In my opinion, just dumb, unearned and poorly thought out.


When you write any iconic character, you have to serve the character. You don't bend it to your will to make your point. That does not mean that you can't make your point, if it is in line with the character, but you have to be subtle and respect the source material. Goyer fails.

If you are talking about having Superman intervening in real world events, you start down the road of wondering where Superman is for all the real world events. Why didn't he stop 9/11? Why hasn't he seized Gadaffi. Why wouldn't he disarm nuclear armed countries? You have to live with the conceit that Superman exists to deal with out sized threats to the earth, but he does not exist to solve all of the world's problems. He is not our dictator or ruler or supreme interventionist. He is Earth's protector and servant, but we all still have to do the hard work of making and not breaking our world.

Goyer story paints a Superman who has decided to start meddling in messy, complicated international affairs. But he does so out of the blue. No ground work, no development, no thought. And then, he delivers the punchline, sure to churn the news cycle and to go into reprints, but that makes no sense, the vow to renounce U.S. citizenship.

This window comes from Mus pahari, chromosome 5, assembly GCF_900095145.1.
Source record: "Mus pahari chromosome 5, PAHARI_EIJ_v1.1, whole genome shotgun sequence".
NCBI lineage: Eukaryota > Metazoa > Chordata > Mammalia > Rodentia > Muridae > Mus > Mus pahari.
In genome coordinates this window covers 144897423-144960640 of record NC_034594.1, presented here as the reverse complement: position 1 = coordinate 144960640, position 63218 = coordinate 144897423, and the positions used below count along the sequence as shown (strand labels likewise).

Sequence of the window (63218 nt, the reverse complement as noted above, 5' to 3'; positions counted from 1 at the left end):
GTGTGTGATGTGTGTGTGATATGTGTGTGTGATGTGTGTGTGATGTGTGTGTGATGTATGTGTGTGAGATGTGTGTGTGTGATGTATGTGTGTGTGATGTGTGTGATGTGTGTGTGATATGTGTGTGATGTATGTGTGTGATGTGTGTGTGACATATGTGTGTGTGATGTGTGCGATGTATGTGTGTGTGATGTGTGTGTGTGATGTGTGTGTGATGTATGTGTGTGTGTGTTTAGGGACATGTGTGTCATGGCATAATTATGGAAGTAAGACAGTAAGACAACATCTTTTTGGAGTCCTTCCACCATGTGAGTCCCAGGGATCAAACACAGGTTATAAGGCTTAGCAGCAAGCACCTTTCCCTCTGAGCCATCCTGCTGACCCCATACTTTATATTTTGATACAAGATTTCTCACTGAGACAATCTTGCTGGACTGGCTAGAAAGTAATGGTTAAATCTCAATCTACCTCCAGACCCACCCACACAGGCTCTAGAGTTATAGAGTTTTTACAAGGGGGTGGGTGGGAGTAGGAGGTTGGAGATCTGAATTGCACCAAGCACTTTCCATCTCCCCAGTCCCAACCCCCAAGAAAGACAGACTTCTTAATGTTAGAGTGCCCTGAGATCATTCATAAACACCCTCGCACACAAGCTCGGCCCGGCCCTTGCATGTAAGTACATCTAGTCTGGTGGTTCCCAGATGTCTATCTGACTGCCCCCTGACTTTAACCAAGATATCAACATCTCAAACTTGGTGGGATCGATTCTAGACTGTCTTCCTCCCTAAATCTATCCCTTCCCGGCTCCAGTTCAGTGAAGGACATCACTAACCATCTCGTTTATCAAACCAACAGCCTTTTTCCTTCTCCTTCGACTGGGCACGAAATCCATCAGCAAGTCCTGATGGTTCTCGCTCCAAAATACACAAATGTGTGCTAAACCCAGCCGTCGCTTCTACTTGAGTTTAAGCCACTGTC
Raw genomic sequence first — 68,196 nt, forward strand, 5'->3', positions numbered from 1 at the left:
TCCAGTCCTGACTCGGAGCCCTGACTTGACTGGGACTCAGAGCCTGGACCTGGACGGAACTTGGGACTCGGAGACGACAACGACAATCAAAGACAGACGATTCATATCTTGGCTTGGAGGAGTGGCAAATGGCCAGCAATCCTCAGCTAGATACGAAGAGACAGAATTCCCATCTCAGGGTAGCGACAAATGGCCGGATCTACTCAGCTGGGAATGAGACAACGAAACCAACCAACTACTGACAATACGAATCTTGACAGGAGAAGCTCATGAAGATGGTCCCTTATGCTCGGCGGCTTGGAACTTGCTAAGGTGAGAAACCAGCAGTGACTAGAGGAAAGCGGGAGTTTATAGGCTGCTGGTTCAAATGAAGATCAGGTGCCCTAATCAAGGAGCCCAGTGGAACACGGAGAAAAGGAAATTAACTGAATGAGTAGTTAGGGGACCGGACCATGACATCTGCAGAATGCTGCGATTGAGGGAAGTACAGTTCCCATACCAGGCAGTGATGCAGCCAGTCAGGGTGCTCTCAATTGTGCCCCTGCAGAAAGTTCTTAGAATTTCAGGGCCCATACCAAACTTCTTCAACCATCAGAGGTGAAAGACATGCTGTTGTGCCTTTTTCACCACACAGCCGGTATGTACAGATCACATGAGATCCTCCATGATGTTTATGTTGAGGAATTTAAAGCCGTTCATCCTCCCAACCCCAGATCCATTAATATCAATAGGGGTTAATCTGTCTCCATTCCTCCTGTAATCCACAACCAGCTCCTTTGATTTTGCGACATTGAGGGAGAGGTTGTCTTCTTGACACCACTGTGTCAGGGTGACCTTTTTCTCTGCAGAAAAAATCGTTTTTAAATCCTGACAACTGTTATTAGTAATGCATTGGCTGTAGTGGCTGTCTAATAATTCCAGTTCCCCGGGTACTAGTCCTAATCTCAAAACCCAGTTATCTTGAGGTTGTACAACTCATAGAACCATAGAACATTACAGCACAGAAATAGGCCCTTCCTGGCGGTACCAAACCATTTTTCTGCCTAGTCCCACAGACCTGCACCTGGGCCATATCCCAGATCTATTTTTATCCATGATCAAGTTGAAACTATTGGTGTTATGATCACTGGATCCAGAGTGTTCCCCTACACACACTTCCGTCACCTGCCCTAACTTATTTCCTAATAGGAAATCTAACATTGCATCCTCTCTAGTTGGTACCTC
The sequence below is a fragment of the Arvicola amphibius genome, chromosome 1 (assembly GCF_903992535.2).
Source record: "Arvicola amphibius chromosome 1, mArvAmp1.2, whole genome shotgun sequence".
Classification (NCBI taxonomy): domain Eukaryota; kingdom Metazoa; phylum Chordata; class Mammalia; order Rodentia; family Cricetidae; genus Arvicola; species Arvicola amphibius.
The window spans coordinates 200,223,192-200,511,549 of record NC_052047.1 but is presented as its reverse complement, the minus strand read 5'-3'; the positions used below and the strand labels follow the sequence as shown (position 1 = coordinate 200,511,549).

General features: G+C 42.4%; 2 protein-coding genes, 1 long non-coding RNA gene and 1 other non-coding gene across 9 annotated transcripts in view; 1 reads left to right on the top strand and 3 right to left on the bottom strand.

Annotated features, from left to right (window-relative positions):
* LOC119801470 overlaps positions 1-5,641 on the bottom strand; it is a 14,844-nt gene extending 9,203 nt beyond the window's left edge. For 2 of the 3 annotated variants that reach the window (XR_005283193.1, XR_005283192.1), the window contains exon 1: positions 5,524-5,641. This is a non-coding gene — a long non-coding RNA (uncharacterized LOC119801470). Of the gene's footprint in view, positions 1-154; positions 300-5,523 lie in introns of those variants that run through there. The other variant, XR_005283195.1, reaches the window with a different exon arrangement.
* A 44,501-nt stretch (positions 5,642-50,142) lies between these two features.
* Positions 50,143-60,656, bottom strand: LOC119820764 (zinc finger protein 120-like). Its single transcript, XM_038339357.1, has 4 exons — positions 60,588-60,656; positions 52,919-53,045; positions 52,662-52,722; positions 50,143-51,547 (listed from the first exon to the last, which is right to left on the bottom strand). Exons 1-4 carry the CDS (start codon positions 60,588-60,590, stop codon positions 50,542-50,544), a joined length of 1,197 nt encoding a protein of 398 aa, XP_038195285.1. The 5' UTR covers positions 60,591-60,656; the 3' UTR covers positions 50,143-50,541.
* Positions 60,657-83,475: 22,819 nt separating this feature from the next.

Superman is a genius, he would have thought a few things through and remembered his history. Goyer is clearly not at his best here, and has not done his homework.

For Superman to renounce citizenship, you have to go through the gyrations of figuring out what citizenship he has. That opens another can of worms that Goyer just doesn't consider. Lots of versions of Superman's origins exist. In some, he is born on Krypton and then sent to the Earth, crash landing in Kansas to end up in an orphanage, or to be taken in by the Kents, or found by the Kents, taken to an orphanage and then adopted by them. At least one version had him in a "birthing matrix", which did not actually "birth" him until it landed in the United States (thus Superman is "born" on Earth in the U.S.). If there is going to be citizenship to renounce, Goyer has to settle which story of Superman's origin gives him any citizenship of the U.S. in the first place. Interestingly, there are considerations of this our on the internet -- link.